Microsoft confirms Office for Mac 2008 snafu

Potential security problem crops up after file-access assignments go awry

Office for Mac 2008 incorrectly assigns ownership of some files, Microsoft Corp. has confirmed, creating a potential security problem for businesses installing the new application suite.

Joel Bruner, a Chicago-based Mac consultant, was the first to notice the ownership snafu. "[Microsoft] moved to Apple's Package Maker (.pkg) installer files, good news for the enterprise, [but] unfortunately they've created all the packages to install most all of the files with the owner set to 502."

In a shop where employees run with limited privileges -- a practice very common in an enterprise -- and IT is the only user with full administrative rights, Office 2008's ownership assignment means that a user who wasn't supposed to have complete control over those files actually does. In other words, whomever is assigned user ID 502 has full read/write access to Office's files.

"So let's say, Mr. IT installs this on a user's machine where the first user is the admin[istrator] (501) and the standard user is Joe User (502)," said Bruner in a post to his blog on Monday. "Well, when after all's installed, it will give Joe User (502) ownership of these folders and their installed contents:

/Library/Automator/ (if it doesn't exist already)

/Library/Fonts/Microsoft

/Library/Application Support/Microsoft

/Applications/Microsoft Office 2008"

The screw-up could present a corporate security problem, at least internally, said Bruner, if that Mac's second, standard user -- user 502 -- decides to make changes to the folders and files by, say, deleting some or moving others.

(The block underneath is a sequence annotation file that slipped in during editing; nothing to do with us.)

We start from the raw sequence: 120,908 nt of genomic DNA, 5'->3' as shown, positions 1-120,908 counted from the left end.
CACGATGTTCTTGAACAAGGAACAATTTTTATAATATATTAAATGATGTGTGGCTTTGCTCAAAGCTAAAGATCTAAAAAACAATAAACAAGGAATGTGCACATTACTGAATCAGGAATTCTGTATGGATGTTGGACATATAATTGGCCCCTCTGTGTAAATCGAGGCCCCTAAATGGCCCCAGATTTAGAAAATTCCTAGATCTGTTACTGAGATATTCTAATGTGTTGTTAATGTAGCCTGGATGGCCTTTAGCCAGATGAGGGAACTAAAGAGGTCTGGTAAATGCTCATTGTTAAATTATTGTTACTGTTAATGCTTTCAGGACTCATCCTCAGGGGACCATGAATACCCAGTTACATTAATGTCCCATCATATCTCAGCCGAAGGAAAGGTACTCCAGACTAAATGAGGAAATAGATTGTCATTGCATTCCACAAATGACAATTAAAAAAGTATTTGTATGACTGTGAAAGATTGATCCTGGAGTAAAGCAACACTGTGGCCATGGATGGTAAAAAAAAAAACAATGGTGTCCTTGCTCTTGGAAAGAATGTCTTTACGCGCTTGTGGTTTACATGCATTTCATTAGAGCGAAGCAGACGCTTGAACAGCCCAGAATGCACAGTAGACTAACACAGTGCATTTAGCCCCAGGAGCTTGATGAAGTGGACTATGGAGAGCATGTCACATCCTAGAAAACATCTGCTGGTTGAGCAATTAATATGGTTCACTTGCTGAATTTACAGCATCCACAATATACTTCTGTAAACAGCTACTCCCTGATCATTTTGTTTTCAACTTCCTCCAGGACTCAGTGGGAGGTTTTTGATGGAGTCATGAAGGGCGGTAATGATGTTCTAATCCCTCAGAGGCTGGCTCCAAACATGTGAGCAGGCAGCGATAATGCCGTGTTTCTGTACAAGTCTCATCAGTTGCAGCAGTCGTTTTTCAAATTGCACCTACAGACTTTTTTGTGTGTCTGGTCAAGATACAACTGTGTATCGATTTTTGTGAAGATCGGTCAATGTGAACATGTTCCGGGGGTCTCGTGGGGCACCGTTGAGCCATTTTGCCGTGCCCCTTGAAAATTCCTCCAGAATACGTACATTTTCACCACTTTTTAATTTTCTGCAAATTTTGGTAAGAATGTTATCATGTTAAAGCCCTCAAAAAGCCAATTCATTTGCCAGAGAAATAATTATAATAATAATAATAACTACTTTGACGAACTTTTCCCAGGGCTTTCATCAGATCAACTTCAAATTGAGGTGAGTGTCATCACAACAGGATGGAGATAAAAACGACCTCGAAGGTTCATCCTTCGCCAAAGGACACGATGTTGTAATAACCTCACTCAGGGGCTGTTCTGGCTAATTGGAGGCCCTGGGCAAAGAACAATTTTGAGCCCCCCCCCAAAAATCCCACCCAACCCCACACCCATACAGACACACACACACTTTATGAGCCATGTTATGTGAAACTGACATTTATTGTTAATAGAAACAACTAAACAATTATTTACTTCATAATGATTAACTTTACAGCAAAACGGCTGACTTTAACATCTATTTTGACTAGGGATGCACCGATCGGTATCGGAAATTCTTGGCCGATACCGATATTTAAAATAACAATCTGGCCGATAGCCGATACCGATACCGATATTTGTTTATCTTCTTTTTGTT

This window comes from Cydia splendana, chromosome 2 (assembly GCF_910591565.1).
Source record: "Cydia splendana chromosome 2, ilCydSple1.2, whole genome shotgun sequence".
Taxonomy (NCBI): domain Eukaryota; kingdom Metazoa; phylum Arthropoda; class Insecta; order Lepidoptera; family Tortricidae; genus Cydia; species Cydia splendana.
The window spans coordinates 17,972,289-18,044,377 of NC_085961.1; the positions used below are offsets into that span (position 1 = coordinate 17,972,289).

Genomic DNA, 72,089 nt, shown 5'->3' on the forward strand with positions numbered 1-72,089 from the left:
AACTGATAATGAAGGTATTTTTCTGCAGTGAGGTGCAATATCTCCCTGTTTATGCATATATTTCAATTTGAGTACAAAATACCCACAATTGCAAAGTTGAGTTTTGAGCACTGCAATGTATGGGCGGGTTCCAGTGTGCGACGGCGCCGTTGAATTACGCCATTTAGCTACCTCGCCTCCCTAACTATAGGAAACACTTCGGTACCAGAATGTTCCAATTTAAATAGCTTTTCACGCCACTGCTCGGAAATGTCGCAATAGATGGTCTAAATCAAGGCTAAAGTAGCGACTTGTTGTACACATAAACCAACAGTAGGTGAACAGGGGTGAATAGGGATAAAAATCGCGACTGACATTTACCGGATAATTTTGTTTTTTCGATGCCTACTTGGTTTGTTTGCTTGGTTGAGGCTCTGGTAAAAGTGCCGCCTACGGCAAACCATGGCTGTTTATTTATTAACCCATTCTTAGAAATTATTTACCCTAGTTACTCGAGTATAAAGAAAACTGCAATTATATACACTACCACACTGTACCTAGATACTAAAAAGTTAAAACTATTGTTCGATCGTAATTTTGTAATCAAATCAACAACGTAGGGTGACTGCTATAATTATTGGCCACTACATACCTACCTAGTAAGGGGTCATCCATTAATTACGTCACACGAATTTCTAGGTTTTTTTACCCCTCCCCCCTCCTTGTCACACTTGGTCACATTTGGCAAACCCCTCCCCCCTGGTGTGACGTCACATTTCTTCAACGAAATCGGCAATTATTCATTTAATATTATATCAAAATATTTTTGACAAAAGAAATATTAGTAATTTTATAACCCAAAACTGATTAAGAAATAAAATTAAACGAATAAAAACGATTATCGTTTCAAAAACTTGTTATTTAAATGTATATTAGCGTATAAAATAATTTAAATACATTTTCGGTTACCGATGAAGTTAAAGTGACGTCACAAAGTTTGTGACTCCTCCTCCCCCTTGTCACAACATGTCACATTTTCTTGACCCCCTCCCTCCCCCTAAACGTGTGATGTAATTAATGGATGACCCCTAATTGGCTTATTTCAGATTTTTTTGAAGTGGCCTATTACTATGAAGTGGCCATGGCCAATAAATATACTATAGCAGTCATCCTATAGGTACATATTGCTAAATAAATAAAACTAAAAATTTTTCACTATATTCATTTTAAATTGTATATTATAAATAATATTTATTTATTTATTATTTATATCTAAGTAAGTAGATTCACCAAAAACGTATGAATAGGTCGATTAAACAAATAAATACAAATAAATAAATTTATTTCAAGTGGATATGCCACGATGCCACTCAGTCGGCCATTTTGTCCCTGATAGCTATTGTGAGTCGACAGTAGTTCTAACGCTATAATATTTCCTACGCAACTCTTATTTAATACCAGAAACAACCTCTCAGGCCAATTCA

A Microsoft developer left a comment at Bruner's blog, confirming that the company knows about the problem. "The MacBU [Mac Business Unit] is aware of this issue," said Erik Schwiebert, a software design lead in the group.

Microsoft, however, did not immediately respond to queries about how it intends to correct the problem, and what users can do in the meantime.

Other commenters at Bruner's blog hesitated to blame only Microsoft, however. "The truth is that this is a long-standing flaw in Apple's Installer," argued someone identified as Not Required. "Maybe Microsoft should have known better, but maybe Apple should also have improved their installer years ago. Apple clearly hasn't cared enough about smaller developers to make a fix, so hopefully Microsoft has a high enough profile that something finally gets done."

In a follow-up post also on Monday, Bruner added that all the Office for Mac 2008 files owned by user 502 are also erroneously set as executable. "Now tell me does '/Microsoft Office 2008/Read Me.html' need to be executable for you to look at it?" asked Bruner. "Tick, tick, tick, *ding*! No. It does not."

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